The room again. If only I could start writing, have something, anything to show for my day. Tomorrow, I might be able to build on it. Effort. Ten half-complete opening lines, all manifestly inadequate; one closing one, so ambivalent that it might as well be the first. I re-read these things; direction and content are hopelessly wrong. More paper for the basket; my hands rake, tear at, my hair.

Re-assemble all previous maps, conjectures, diagrams and plans before me on the desk. Re-consign them to the basket.

Hands between knees, head on desk, blank.

Elbows on desk, head on arms, blank.

Perhaps I am now working only with regard to time, not to the story: it has almost defeated me.

Head up. Stretch, yawn, eyes open. The numbing beat of time at my temples. The story is now almost forgotten even in intention; none of it seems to make sense any more. Maybe it should be just one part of a larger one, or be divided into smaller sections itself; maybe it is not a story at all. Maybe there is nothing left to say or worth saying, nothing that has not been said before, nothing I can write that is not risible and/or pointless. Now a numb despair. Even though I know that it is the day, the frustration; it is not the story, not the form which fails, but me.

All this writing though. Head on the arms on the desk eyes closed free rein. Hardly even sure any more why or how I am hanging on. Any flicker of distraction enough to divert the attention. I have full knowledge that there will be nothing here, but dogged hope drives me. Harrowing the soil of memory for experience, hallowing the soul for meaning. Oh does it come? No: drifting away...waiting for the story.

Like a woman desired in a way resonant with future knowledge of fire fed and quenched; like waiting for her. At first, all hope, belief, vibration; then burgeoning anticipation, the recurrence in the mind of her face, her body, her presence, soon. Time slips by, a numbness comes, the knowledge of absence, of solitude, grows. Finally, resignation, acceptance.

Oh, yes, waiting for women, often it has ended so: alone with the purest emotion, the most distilled sentiment, fed only by the fire of the imagination and unsullied by actuality. At other times, of course, the woman has come, and desire been quenched; yet something else, some mystery, is also extinguished, and afterwards there comes that other emptiness, that cold doubt...all is as it should be, but all is not enough. Some wish, less personally directed or motivated remains; perhaps for more cogent immolation. The solitude then is deeper, the fear--that nothing is important--greater. The tender embrace suddenly become the ghost touch of a mirage. The dream of a perfect moment, the waiting for it, is often better than its arrival; for it is then that illusions are shattered.

Yes, and there has been waiting for stories before; when my share have come to me, it has not been in a single incandescent moment, but in hours of writing where time is a physical, rather than a spiritual constraint. And afterwards? Afterwards, like the sex, when it is done, a chapter closed, it no longer seems to be of importance. Always, I am nostalgic for the moment when it was neither here nor there, when it was still only the pure germ of an idea in my head, for all the dull pain of striving, wanting, waiting it caused me. The ``work'' towards which i try to be dutiful, of which I am so jealous, is merely the copying down of that idea, stretched in the sand, before the ocean of time closes on and eradicates it.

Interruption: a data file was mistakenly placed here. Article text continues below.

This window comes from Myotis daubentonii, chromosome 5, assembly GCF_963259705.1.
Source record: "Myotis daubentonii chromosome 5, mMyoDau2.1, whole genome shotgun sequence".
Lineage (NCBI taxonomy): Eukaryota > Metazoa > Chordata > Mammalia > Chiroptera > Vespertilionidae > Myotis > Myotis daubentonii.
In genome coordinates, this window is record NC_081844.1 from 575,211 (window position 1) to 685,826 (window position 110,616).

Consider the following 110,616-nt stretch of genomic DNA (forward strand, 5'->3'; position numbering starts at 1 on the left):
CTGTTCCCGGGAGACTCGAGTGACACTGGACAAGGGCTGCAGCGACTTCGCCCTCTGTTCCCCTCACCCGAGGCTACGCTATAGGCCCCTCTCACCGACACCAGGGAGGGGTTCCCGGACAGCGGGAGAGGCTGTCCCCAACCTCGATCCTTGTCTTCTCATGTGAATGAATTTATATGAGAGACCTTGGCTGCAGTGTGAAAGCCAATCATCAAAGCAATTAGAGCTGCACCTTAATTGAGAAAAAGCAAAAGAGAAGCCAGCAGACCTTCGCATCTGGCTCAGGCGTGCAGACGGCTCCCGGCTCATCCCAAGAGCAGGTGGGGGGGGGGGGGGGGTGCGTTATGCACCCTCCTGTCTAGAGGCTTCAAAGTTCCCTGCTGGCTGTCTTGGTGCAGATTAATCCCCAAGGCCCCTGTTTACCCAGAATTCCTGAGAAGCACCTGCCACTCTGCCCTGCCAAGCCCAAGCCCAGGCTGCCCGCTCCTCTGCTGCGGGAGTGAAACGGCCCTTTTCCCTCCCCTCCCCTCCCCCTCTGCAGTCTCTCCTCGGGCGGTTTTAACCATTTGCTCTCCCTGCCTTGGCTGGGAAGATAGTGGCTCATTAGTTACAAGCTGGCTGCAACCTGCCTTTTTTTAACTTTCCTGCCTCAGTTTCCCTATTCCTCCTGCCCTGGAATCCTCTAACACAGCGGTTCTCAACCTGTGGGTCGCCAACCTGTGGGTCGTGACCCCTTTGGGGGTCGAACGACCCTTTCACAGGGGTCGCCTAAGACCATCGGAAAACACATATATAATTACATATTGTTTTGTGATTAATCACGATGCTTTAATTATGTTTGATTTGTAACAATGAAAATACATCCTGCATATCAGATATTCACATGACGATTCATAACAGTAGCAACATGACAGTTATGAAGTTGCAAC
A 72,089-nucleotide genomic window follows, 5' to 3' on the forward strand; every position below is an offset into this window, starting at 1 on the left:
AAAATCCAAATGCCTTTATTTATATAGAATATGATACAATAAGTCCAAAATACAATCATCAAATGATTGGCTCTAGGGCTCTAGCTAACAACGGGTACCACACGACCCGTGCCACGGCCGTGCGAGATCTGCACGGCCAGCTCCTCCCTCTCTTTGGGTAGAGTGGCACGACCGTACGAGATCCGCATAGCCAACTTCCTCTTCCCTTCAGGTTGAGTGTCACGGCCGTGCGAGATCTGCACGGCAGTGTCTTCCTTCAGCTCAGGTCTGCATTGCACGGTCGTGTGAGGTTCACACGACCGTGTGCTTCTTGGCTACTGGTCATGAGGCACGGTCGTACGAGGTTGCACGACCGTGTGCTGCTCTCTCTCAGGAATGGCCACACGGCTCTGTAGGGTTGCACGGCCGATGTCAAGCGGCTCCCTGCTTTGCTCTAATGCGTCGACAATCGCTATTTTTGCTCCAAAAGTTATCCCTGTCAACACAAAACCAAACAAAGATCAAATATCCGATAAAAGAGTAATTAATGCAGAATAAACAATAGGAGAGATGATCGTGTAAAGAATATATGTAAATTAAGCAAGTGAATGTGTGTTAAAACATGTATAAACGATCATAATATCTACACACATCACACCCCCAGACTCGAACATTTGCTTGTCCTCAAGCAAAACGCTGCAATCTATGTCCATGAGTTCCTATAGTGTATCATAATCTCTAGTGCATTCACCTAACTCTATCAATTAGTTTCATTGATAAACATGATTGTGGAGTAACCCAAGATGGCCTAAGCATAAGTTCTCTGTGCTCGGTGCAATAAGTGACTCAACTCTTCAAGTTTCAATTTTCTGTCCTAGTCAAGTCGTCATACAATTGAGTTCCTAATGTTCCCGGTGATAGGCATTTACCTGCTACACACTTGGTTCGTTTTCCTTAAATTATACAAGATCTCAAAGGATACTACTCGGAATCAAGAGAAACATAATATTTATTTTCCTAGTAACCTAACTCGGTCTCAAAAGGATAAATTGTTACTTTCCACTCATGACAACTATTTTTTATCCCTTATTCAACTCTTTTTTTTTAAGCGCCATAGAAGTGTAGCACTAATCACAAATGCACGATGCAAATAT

Still we wait. So we all wait through our days for one moment of passion, knowledge, enlightenment. We recognise trivia and ritual, but are unable to relinquish them; we yearn only half-comprehendingly. From time to time, in the course of brief walks outside self-obsession, we receive signals and signs, but rarely take them to heart. Instead we wait for one moment of vision: an instant in the wake of which all instants, whichever way it goes or is or will be, will be of no importance. Perhaps, for a few of us, it will be the perfect story, the perfect orgasm, the perfect death. For most, there will probably be disappointment in the end, and anticlimax. But there is something in the waiting, the will and effort which it requires, which must be at least as valuable as the ecstasy or mindlessness which finishes it?'

So there he is. He has been waiting for a story: it could have been a song, a poem, a painting. It could have been a plan--how to make himself a millionaire, or how to hijack an aircraft, or how he would blow away an airport. It could have been his suicide. Does it have to be something so dramatic, just because the thoughts are here on paper?

And now, at the end of it, has he wasted his day? He has lived it. On what terms are we to judge that?




Russian Peter Hammill / Van der Graaf Generator Page
Sergey Petrushanko hammillru@mail.ru, 1998-2017